Guest Post: Home Staging for The Real Estate Market with Maureen Kennedy, USC™ of stagehomesright.ca
Stage Right is both a Home Staging and ReDesign service. They work with homeowners, real estate professionals, investors, and builders to provide quality home staging that will bring top dollar sales in your target market. Here's what they had to say about staging your home for listing:
Staging is about making your home visually appealing and welcoming to prospective buyers. In many homes only minor tweaks or temporary adjustments are needed to make your home presentable.
Here are 5 major tips & tricks I always tell my clients:
Our homes are filled with memories that tell our story, but we don’t live in our homes like we sell them. Remove personal items such as family photos, trophies, and sentimental items. Maybe paint that bright coloured wall to neutralize the space, so that prospective buyers can see the chapter of their story as soon as they walk through the front door.
The biggest reason people give for moving to a new house is lack of space in their current house. They feel they have outgrown the space. They are therefore looking for a home that gives them that space, and more to grow into. If they come to your home and see that you are running out of space, it’s the biggest turnoff you could give. Simple decluttering will really make all the difference. Simply pack away items that you don’t need until after the move, to make more space in the house.
A clean home shows potential buyers that you've taken good care of the property. Ideally, you should clean every part of the house, from the floors to the ceilings—and everything in between. Make sure your appliances are spotless inside and out. Likewise, make sure your bathrooms sparkle, from the corners of the tub, to the sink drain, to that spot behind the toilet you don't think anyone can see. Your goal should be to make everything look new.
4. Making the Most of your Space.
Every room should have its own purpose and function as it was originally to be. An example, if a dining room is being used as children’s playroom, then the children’s toys should be moved to another location in the house and proper dining room furniture be set up. Only 10% of the population can see the rooms potential if being used for an alternative purpose.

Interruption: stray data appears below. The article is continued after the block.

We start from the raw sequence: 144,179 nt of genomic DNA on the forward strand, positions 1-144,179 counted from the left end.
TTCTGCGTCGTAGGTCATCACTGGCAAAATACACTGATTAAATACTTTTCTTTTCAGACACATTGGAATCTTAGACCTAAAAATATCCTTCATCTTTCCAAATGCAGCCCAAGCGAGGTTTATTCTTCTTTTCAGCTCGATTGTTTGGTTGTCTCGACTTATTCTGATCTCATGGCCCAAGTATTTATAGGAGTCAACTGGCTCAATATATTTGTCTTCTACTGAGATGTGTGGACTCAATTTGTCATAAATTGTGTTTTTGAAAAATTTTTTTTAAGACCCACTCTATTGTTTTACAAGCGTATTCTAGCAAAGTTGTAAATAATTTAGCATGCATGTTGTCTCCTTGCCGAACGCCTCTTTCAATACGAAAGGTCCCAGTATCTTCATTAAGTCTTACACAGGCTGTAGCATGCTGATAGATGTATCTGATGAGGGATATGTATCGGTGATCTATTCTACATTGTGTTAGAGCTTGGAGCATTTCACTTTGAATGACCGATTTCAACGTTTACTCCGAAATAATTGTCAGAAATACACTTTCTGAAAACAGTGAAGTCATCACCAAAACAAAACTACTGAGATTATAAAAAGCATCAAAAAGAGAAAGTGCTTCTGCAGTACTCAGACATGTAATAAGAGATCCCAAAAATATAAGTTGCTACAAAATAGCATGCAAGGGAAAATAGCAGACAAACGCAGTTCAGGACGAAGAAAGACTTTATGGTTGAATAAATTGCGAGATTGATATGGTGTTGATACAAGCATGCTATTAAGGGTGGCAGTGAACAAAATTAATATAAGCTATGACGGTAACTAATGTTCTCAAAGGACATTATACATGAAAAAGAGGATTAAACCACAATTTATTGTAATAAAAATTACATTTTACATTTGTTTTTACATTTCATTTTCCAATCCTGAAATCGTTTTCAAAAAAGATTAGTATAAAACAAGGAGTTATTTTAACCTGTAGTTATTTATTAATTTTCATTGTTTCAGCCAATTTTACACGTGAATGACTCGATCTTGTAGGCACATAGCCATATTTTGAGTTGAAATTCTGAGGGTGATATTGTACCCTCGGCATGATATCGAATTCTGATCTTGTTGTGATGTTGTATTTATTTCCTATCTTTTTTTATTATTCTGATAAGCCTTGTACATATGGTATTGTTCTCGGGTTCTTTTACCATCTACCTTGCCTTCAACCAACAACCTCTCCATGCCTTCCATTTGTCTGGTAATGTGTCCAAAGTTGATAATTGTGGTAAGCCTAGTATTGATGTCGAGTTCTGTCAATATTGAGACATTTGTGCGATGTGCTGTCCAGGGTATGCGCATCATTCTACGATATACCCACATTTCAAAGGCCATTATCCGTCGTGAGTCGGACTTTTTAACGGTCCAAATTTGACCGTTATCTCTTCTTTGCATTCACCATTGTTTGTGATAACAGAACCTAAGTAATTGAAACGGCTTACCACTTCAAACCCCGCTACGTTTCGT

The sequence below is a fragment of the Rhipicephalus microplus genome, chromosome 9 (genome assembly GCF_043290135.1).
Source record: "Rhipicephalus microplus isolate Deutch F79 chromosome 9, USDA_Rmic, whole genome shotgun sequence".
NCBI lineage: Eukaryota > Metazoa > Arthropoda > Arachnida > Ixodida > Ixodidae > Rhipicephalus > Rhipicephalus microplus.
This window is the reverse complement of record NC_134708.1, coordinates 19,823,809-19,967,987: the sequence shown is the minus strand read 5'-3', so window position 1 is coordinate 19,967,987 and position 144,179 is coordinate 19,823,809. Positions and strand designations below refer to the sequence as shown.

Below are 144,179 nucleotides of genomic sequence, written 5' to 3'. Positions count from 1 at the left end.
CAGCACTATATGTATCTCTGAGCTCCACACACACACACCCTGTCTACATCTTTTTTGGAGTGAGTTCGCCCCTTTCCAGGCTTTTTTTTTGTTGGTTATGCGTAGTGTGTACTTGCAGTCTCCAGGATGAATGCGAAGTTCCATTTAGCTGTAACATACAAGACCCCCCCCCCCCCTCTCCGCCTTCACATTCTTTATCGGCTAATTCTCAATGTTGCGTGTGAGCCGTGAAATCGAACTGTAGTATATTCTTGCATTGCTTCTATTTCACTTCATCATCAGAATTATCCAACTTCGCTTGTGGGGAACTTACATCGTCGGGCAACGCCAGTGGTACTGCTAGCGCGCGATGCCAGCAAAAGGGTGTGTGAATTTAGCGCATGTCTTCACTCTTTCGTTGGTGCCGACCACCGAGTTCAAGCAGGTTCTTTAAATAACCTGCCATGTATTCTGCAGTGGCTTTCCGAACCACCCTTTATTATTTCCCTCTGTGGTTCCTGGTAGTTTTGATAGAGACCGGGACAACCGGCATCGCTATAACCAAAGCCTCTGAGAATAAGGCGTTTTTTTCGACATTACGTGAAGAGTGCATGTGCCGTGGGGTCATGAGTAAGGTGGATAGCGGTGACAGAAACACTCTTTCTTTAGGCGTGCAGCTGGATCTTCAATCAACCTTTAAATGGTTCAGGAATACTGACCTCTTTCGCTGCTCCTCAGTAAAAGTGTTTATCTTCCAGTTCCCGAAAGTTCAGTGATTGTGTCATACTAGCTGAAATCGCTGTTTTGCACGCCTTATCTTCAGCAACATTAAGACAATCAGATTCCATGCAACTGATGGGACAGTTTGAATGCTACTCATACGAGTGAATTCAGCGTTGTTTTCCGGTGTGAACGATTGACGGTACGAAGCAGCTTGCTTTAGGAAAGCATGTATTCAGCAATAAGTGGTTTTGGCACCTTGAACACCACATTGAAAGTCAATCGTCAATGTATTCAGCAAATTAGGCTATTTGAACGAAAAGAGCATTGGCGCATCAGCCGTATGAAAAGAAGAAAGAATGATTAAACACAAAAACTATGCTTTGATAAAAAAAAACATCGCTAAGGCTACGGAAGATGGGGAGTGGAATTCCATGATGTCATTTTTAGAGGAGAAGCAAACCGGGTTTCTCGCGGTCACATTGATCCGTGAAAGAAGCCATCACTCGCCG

5. Curb Appeal:
Before a buyer even steps through your front door, you’ve created a first impression. Keeping the outside of your home clean and tidy improves your home’s curb appeal and will make a difference when you’re looking to sell. Simply paint the front door, replace old hardware, tidy your garden and spruce up your entrance by placing a chair and small table to the side of the door.
Listing Cheat Sheet:
The New Year is the perfect time to reflect, so I wanted to take a look back at 2020 in Real Estate. Below are the top trends that dominated the Halifax Real Estate Market last year:
1. Record Prices
I started my first market update of 2020 with a series of news headlines:
In 2020, we saw the average house price in Halifax rise by 14.6% (compared to the norm of 4-6% annually) leaving first-time buyers with fears of being priced out of the market.
What didn’t happen: Back in the spring, CMHC CEO Evan Siddall forecasted a 9-18% drop in average house prices over the next 12 months. This prediction was based on the belief that we would see a high number of foreclosures once homeowners were no longer able to defer mortgage payments.